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Real San Francisco 

Hyde Street Bistro

Wednesday, Sep 6 2000
The Hyde Street Bistro is what you'd call a real San Francisco kind of place. It's one of those little neighborhood eateries you might see tucked away on a foggy side street in Bernal Heights or Noe Valley or the Richmond where each of the dozen or so tables has a tea candle and a vase with a single red rose and the chef is married to the manager and half of the clientele live just up the street and wander in for a bite on a twice-weekly basis. Per the San Francisco multicultural model, the cuisine at this kind of place might be anything from Italian to Vietnamese to Indian, but at the Hyde Street Bistro it's French: all the better to encourage wholesale snuggling against the midsummer chill with a bottle of Sancerre Rouge and a bowl of lamb stew. And most San Francis-kish of all, if the stroll to the bistro is too inevitably vertical, you can hop a passing cable car, enjoy an aural aperitif of humming and clanging, and be deposited at le rendezvous in time for supper.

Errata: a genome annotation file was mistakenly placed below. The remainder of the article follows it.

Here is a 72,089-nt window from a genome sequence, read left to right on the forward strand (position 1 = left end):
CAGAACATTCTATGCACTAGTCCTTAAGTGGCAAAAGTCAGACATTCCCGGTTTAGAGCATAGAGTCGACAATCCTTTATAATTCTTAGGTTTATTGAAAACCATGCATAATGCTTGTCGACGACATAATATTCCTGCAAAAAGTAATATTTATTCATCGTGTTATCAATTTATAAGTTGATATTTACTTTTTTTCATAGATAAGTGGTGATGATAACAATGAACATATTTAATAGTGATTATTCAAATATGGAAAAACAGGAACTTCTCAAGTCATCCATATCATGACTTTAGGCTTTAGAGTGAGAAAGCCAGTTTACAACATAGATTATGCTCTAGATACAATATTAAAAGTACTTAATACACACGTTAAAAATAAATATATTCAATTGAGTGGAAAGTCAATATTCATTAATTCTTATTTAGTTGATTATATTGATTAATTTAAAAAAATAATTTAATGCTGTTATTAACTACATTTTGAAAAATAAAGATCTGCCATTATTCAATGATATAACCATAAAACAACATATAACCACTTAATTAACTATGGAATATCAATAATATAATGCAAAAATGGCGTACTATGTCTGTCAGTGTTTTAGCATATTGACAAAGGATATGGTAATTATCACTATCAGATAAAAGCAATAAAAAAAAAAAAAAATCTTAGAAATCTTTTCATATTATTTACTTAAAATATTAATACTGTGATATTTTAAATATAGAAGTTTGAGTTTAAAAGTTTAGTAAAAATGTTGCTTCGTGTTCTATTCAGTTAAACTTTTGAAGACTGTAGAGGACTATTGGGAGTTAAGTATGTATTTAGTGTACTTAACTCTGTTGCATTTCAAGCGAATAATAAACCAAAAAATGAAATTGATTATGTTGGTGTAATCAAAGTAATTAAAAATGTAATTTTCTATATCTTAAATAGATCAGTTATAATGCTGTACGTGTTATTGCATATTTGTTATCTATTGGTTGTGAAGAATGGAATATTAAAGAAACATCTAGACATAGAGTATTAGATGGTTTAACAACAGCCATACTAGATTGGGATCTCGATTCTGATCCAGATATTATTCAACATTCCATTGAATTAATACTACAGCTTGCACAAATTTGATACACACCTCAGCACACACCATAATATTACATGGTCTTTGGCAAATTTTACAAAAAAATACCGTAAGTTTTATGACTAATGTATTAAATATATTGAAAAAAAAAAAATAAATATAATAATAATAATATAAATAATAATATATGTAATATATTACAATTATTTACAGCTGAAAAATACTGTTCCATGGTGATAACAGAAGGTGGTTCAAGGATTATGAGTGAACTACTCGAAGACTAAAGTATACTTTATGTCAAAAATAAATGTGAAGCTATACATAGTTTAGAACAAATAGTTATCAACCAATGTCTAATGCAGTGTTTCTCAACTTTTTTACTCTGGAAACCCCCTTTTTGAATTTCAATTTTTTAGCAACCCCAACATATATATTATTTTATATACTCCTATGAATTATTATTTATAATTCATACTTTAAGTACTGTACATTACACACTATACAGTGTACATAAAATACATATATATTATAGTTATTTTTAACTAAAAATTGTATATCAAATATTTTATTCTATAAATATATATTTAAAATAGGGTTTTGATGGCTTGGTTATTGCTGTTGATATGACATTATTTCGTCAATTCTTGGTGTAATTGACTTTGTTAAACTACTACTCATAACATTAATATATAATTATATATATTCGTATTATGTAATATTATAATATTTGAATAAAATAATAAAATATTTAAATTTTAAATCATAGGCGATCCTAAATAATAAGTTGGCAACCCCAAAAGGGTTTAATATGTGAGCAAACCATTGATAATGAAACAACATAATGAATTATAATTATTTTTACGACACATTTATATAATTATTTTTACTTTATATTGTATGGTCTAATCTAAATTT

The neighborhood encompassing this hangout is Russian Hill, which happens to be my neighborhood too. It's a nice place to live if you don't mind the sprawling, flaxen-haired urban professionals in their tennis whites sipping Ethiopia Sidamo from plastic-topped paper cups; there are many compensations. Frank Norris, Imogen Cunningham, and Jack Kerouac used to live within a block or two of my apartment. Every uphill stroll is rewarded with a stunning view of bay and bridge and island and inlet. There are hidden lanes and ornate cottages and overgrown gardens sprouting in the unlikeliest places. The rambling pedestrian can avoid the chugging sports utility vehicle altogether along a random series of verdant and exhaust-free urban staircases. There's Russian Hill Park at Larkin and Francisco and the splendidly vestibuled old apartment buildings along Hyde and Leavenworth and the sheer, dizzying drop from the top of Jones and Green and the sunrise vista from Jones and Broadway, North Beach stretching out below.